Since Mackey states that “equal access to doctors, medicines, and hospitals” is not “an intrinsic ethical right” since it is not found in the Declaration of Independence and the Constitution, why would Mackey proudly proclaim that he offers health insurance to his employees? (Oops, I forgot that Mackey refers to employees as “team members.” This is no different than comrades.) After all, a true “free market” libertarian would say an employer has no obligation whatsoever to their employees beyond pay for services rendered. And it’s not the nature of a Darwinist to show paternal instincts toward anyone other than their own offspring. 
     
    The real reason why Mackey provides health insurance to his team members is as a competitive advantage to keep them entrapped at Whole Foods. “ObamaCare” would create a free and open healthcare system that would allow team members the freedom and choices to obtain the insurance plan that best suits their personal needs rather than the healthcare choice made by Whole Foods. This is true “personal empowerment.” 
     
    Yet the combination of Whole Foods $1,800 annual HSA contribution and the plans $2,500 deductible only leaves employees with a potential $700 out of pocket expense without considering co-pays. Whole Foods also pays 100% of the premiums for the 89% of company team members who work 30+ hours per week. This tiny “doughnut hole” provides little incentive for Whole Foods employees to be cost conscious about medical expenditures. In fact, major private insurance companies have stated in their earnings calls that employer contributions toward the deductible of high deductible plans have actually discouraged any cost savings. Insurance companies have admitted that this disincentive of employees to reduce their medical expenses is causing them to raise premiums. To break the myth, high deductible plans only work when employees actually forgo medical treatment entirely.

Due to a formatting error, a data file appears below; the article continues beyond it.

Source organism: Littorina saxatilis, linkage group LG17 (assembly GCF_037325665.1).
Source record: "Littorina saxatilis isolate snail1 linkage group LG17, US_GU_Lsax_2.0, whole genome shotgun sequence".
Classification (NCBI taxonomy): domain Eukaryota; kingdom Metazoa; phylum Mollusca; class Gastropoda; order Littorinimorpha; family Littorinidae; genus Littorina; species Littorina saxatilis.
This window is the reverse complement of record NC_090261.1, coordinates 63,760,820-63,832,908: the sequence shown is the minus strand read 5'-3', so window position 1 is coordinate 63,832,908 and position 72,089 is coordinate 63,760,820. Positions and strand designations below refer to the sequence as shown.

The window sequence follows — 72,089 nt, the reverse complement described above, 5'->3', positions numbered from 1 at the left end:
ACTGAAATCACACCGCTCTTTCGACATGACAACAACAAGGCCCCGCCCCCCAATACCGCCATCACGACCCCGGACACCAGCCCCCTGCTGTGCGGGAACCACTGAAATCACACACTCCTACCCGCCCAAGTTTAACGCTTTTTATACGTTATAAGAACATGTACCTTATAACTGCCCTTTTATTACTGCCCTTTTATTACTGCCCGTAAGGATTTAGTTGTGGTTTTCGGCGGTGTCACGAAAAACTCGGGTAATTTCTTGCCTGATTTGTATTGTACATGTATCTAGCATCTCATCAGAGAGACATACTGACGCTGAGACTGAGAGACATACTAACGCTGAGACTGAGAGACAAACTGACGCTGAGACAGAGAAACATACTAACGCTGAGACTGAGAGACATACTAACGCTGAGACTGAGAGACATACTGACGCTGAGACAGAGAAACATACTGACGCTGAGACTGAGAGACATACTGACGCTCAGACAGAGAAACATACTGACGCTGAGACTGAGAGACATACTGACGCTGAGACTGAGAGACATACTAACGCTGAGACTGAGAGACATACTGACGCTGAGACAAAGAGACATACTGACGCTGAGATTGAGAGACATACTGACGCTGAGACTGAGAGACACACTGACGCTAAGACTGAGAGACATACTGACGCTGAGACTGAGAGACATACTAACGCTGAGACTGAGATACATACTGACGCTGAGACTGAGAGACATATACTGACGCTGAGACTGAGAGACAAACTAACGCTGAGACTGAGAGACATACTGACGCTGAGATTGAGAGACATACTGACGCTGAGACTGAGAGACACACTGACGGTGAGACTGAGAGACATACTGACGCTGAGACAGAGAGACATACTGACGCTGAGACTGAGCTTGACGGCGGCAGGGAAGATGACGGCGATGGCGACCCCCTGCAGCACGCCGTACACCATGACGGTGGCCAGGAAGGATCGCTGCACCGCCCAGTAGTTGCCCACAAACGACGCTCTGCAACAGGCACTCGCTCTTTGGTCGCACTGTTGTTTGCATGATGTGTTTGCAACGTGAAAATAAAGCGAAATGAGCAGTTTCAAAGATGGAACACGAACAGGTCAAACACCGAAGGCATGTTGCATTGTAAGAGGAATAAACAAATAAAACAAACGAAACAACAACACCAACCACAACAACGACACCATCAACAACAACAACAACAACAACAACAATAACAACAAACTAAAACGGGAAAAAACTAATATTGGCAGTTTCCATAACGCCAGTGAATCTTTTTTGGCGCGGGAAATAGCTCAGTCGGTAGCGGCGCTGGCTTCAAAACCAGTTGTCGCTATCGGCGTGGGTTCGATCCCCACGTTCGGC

Mackey’s point to “make costs transparent so consumers understand what healthcare treatments cost” will only work if employers stop subsidizing high-deductible HSA plans AND doctors and medical providers are freely transparent in disclosing prices.
     
    I agree with Mackey the tax laws should be equalized so individuals receive the same tax benefit purchasing insurance as employers do, but Mackey does not want to equalize the law so individuals are guaranteed access to health insurance the same as employees are.